Finally, stablecoins can be issued by any individual or organization who wishes to do so. This is no different than traditional cryptocurrency platforms. Anyone with the right coding skills and a bit of hardware can create a stablecoin with very little effort. Then it is simply a matter of raising the funds necessary to get the coin off the ground.
The birth of the stablecoin
Tether (USDT) is regarded as the first viable stablecoin to hit the market. Work on the coin actually began back in 2012, among a group of tech experts who believed it was possible to create a 'second layer' of cryptocurrency that was not as volatile as Bitcoin and its alt coin competitors. The first asset released by the project was known as Realcoin. The Tether token followed just five months later.
Tether was birthed out of a desire to give commercial enterprises access to digital assets without the volatility. The thinking here was that digital assets could be quite functional for commercial applications if only organizations didn't have to worry about losing a ton of money. Thus the original creators of Tether came up with the idea of collateralization. They guaranteed the value of their coins by backing them with U.S. dollars.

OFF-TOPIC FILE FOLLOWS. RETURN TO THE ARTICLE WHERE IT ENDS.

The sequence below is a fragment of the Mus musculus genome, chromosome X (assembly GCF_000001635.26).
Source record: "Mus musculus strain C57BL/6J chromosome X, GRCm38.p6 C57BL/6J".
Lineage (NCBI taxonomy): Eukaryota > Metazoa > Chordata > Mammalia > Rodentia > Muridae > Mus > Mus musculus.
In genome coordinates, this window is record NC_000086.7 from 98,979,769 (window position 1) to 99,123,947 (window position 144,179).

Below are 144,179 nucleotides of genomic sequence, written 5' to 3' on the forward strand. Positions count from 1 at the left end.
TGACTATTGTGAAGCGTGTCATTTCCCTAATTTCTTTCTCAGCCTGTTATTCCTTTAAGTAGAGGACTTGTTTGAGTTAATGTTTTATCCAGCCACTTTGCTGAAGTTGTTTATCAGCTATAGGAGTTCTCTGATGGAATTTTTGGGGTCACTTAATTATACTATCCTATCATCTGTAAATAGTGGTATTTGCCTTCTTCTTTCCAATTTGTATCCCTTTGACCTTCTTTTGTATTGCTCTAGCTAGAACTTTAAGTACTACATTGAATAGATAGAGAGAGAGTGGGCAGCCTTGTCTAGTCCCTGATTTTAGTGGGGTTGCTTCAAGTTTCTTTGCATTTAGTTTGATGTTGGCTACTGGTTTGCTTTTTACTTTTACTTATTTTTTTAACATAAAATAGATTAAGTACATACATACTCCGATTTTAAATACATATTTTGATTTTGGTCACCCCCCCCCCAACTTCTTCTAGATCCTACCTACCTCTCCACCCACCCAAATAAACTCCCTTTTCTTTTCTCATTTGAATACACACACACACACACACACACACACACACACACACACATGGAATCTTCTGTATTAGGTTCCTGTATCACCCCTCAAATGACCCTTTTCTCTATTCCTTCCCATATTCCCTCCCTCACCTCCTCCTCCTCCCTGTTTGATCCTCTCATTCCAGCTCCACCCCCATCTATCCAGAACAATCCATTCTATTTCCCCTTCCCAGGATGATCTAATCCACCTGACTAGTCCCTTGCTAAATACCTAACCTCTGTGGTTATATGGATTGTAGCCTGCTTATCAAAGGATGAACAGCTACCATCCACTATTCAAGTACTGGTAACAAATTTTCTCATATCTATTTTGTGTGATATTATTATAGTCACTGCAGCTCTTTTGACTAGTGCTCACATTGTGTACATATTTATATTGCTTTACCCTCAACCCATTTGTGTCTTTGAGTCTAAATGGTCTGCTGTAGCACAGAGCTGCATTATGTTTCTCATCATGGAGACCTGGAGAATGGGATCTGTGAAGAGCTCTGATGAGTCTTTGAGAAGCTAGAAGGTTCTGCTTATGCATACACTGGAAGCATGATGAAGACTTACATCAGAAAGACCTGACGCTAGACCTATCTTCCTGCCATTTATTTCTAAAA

It wasn't long before a small handful of exchanges began trading Tether. Meanwhile, the Tether organization made it possible for traders to link their tokens to Japanese yen or euros, instead of the U.S. dollar, if they wanted to.
Although Tether has been the subject of quite a bit of scrutiny and criticism over the years, the project has proved the viability of stablecoins in principle. Thus JPMorgan announced a few years ago that they would be launching their own stablecoin. And of course, Facebook's Libra is a stablecoin as well.
Stablecoins and government regulation
All of this leads us back to Long's central argument that government regulation is responsible for the creation of stablecoins. As we previously stated however, investors can trade in and out of cryptocurrencies with U.S. dollars. If you want to spend $1 million to buy Bitcoin, you can do so. Then you can sell your coins tomorrow. So what was Long really driving at?
The answer to that question lies in the JPMorgan stablecoin, a.k.a. JPM Coin (JPM). JPMorgan does not intend JPM to be either a general-purpose digital asset or a commercial investment. The goal is to make the coin a completely utilitarian tool for improving bond and securities transactions.
Consider that JPMorgan is one of the largest financial institutions in the world. They transact billions of dollars in business every year. All of those transactions must be processed through the traditional banking sector which, as you know, is heavily encumbered by regulation. Long's argument seems to stipulate that those regulations are the impetus behind JPM - whether directly or indirectly.
JPMorgan can release its tokens by offering them to any clients whose transactions they process. Even organizations whose business is not directly related to JPMorgan could benefit through faster and more efficient transactions. So they might buy into the project as well.